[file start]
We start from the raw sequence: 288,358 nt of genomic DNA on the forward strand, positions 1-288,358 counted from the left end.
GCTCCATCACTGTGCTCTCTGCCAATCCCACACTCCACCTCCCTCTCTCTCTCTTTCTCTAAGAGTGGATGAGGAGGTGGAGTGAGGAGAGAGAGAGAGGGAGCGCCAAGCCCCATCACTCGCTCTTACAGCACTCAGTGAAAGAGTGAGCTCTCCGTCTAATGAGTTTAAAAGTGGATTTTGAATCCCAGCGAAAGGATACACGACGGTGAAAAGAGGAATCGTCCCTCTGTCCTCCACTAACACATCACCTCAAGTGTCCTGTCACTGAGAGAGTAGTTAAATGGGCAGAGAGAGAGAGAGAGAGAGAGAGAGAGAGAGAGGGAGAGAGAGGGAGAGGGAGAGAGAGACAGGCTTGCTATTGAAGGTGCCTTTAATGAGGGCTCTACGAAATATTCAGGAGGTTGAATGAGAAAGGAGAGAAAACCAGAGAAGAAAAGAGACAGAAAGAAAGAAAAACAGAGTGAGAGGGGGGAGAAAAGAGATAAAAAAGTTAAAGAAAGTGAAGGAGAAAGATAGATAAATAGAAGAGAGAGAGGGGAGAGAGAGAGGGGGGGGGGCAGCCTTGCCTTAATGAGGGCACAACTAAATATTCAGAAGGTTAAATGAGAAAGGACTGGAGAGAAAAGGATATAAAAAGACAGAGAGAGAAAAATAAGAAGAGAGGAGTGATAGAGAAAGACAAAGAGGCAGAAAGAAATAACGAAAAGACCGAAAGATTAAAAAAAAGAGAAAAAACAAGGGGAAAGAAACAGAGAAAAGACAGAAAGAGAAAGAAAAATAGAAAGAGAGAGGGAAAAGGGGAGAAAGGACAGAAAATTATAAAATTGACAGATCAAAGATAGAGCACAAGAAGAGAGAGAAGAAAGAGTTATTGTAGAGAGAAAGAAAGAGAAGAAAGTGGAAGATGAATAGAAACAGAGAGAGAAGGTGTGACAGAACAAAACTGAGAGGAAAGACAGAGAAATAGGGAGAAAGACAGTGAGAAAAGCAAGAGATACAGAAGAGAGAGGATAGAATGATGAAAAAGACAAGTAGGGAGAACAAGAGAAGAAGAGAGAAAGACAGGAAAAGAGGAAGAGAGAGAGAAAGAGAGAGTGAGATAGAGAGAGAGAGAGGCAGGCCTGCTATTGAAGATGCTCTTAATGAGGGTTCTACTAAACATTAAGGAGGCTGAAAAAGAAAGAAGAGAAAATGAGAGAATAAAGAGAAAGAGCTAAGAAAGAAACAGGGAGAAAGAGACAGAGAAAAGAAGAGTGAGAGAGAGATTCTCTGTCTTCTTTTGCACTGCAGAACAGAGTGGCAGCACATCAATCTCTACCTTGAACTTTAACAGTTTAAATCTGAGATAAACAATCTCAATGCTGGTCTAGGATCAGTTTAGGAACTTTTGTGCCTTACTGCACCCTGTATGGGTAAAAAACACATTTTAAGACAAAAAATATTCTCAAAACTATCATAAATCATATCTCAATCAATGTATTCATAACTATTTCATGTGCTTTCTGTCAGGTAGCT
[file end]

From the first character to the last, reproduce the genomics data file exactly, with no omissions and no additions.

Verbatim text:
We start from the raw sequence: 288,358 nt of genomic DNA on the forward strand, positions 1-288,358 counted from the left end.
GCTCCATCACTGTGCTCTCTGCCAATCCCACACTCCACCTCCCTCTCTCTCTCTTTCTCTAAGAGTGGATGAGGAGGTGGAGTGAGGAGAGAGAGAGAGGGAGCGCCAAGCCCCATCACTCGCTCTTACAGCACTCAGTGAAAGAGTGAGCTCTCCGTCTAATGAGTTTAAAAGTGGATTTTGAATCCCAGCGAAAGGATACACGACGGTGAAAAGAGGAATCGTCCCTCTGTCCTCCACTAACACATCACCTCAAGTGTCCTGTCACTGAGAGAGTAGTTAAATGGGCAGAGAGAGAGAGAGAGAGAGAGAGAGAGAGAGAGGGAGAGAGAGGGAGAGGGAGAGAGAGACAGGCTTGCTATTGAAGGTGCCTTTAATGAGGGCTCTACGAAATATTCAGGAGGTTGAATGAGAAAGGAGAGAAAACCAGAGAAGAAAAGAGACAGAAAGAAAGAAAAACAGAGTGAGAGGGGGGAGAAAAGAGATAAAAAAGTTAAAGAAAGTGAAGGAGAAAGATAGATAAATAGAAGAGAGAGAGGGGAGAGAGAGAGGGGGGGGGGCAGCCTTGCCTTAATGAGGGCACAACTAAATATTCAGAAGGTTAAATGAGAAAGGACTGGAGAGAAAAGGATATAAAAAGACAGAGAGAGAAAAATAAGAAGAGAGGAGTGATAGAGAAAGACAAAGAGGCAGAAAGAAATAACGAAAAGACCGAAAGATTAAAAAAAAGAGAAAAAACAAGGGGAAAGAAACAGAGAAAAGACAGAAAGAGAAAGAAAAATAGAAAGAGAGAGGGAAAAGGGGAGAAAGGACAGAAAATTATAAAATTGACAGATCAAAGATAGAGCACAAGAAGAGAGAGAAGAAAGAGTTATTGTAGAGAGAAAGAAAGAGAAGAAAGTGGAAGATGAATAGAAACAGAGAGAGAAGGTGTGACAGAACAAAACTGAGAGGAAAGACAGAGAAATAGGGAGAAAGACAGTGAGAAAAGCAAGAGATACAGAAGAGAGAGGATAGAATGATGAAAAAGACAAGTAGGGAGAACAAGAGAAGAAGAGAGAAAGACAGGAAAAGAGGAAGAGAGAGAGAAAGAGAGAGTGAGATAGAGAGAGAGAGAGGCAGGCCTGCTATTGAAGATGCTCTTAATGAGGGTTCTACTAAACATTAAGGAGGCTGAAAAAGAAAGAAGAGAAAATGAGAGAATAAAGAGAAAGAGCTAAGAAAGAAACAGGGAGAAAGAGACAGAGAAAAGAAGAGTGAGAGAGAGATTCTCTGTCTTCTTTTGCACTGCAGAACAGAGTGGCAGCACATCAATCTCTACCTTGAACTTTAACAGTTTAAATCTGAGATAAACAATCTCAATGCTGGTCTAGGATCAGTTTAGGAACTTTTGTGCCTTACTGCACCCTGTATGGGTAAAAAACACATTTTAAGACAAAAAATATTCTCAAAACTATCATAAATCATATCTCAATCAATGTATTCATAACTATTTCATGTGCTTTCTGTCAGGTAGCT